The president doesn't want to appear to be appeasing China, experts say.
The Dalai Lama, spiritual leader of Tibetan Buddhists, political irritant to Beijing, is being honored in Washington this week as never before.
It's not unusual that he will talk with President Bush in the White House residence. After all, he's visited with Mr. Bush three times.
But on Oct. 18 congressional leaders will present him with the Congressional Gold Medal, the highest civilian honor lawmakers can award. And Bush will attend the ceremony – subtly raising the Dalai Lama's status in terms of diplomatic protocol.
The importance of the move can be seen by the reaction of Chinese officials, who see Tibet as a renegade province. They're furious.
"They don't give this medal to just anybody," says Charles Freeman, China expert at the Center for Strategic and International Studies. "It's a big deal."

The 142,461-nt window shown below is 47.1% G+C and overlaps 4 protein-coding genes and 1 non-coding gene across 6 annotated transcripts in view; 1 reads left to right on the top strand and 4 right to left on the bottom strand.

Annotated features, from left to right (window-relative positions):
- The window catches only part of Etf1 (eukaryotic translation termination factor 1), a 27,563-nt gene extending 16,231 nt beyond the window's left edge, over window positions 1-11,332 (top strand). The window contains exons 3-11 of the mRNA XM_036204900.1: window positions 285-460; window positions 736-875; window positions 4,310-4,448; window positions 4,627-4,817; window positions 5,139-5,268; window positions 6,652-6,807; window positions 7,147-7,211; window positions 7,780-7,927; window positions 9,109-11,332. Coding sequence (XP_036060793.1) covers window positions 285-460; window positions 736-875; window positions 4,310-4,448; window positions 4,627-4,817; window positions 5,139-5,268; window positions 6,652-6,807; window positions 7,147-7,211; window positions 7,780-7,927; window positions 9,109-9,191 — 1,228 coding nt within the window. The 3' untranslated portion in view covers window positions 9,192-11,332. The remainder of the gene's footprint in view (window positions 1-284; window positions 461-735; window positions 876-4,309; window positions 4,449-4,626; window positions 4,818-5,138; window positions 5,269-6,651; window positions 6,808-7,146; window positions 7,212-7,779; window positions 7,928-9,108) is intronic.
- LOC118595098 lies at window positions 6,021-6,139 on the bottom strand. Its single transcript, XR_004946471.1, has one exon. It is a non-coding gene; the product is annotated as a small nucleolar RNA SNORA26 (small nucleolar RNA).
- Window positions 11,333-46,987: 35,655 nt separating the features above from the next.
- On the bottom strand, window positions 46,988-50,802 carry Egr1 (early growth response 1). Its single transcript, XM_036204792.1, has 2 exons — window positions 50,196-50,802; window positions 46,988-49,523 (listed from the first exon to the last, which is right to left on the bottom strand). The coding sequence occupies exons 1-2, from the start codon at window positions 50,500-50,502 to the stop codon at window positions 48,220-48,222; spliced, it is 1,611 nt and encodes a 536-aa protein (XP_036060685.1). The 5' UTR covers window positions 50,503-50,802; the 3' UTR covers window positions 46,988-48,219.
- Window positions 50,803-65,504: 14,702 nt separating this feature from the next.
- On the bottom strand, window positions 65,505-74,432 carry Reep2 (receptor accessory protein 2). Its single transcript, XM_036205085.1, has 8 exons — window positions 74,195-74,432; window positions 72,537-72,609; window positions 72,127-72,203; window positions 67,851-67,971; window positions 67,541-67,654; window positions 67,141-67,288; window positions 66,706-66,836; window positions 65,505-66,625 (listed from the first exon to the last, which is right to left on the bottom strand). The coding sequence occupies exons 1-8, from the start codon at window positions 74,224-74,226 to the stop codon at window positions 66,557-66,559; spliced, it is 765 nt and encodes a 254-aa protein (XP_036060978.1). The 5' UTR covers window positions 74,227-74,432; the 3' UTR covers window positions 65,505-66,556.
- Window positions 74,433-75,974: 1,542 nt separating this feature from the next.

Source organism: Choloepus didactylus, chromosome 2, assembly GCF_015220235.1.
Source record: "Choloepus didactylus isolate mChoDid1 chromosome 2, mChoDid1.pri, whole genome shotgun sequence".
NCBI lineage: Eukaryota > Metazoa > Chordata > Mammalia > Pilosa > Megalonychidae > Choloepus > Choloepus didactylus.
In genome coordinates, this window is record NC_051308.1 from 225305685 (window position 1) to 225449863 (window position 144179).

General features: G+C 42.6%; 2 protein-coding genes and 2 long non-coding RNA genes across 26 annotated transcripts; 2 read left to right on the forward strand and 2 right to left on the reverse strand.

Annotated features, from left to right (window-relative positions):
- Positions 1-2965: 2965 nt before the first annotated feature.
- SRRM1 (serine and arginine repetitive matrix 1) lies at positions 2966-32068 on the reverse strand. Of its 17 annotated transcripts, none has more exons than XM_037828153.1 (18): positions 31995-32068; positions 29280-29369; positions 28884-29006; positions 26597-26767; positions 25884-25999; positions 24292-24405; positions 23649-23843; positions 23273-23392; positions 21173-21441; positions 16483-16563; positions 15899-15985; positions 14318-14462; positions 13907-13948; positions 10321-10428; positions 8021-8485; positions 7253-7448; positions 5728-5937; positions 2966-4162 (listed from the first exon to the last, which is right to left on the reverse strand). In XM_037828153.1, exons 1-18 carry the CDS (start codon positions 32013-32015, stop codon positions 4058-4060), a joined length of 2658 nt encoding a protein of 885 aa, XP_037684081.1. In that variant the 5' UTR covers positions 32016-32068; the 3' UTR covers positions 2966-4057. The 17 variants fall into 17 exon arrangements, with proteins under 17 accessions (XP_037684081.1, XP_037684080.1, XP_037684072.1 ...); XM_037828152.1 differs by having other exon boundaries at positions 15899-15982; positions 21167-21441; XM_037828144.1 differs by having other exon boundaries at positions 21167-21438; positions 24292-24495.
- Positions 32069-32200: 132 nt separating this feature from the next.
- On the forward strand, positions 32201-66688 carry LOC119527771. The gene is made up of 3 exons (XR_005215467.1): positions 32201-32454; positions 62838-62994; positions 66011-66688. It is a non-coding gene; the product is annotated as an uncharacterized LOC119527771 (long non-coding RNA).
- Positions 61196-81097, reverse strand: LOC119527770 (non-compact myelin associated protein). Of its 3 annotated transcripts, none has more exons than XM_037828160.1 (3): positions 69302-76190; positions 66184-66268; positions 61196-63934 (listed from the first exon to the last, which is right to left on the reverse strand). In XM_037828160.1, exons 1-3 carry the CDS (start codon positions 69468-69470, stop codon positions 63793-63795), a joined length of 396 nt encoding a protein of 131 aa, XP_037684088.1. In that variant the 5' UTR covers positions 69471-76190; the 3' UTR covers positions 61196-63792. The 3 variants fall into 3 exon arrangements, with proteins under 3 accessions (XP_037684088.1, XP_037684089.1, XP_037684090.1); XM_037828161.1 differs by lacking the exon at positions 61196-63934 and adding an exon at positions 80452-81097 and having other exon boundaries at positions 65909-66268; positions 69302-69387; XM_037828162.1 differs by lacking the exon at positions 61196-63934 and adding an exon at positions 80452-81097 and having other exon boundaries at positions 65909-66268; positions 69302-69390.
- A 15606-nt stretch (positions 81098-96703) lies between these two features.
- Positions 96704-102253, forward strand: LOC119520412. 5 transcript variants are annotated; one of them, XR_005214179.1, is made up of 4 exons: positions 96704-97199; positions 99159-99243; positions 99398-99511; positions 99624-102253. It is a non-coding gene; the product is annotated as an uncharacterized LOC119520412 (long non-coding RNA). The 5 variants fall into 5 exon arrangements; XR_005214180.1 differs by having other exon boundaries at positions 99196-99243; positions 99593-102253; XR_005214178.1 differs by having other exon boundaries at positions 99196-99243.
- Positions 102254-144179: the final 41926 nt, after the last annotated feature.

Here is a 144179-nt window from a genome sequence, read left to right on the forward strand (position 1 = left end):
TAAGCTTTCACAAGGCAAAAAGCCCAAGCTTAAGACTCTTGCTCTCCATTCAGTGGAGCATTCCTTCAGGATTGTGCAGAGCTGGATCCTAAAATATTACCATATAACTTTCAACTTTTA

However, it is unlikely that the Bush administration is embracing the Dalai Lama as a means of punishing Beijing in some manner, says Mr. Freeman.
After all, it was Congress that voted to give the Dalai Lama the medal.
Bush officials probably felt that if they avoided the ceremony it would appear they were appeasing China, which has ruled Tibet with a heavy hand since 1951, says Freeman.
"This is simply a card he feels he has to play," says Freeman. "Unfortunately, Chinese political reaction tends to be at only one decibel level: high."
In the days leading up the Dalai Lama's Washington visit, Chinese officials have branded his improved welcome as interference in China's internal affairs and warned that it will have an "extremely serious impact" on US-China relations.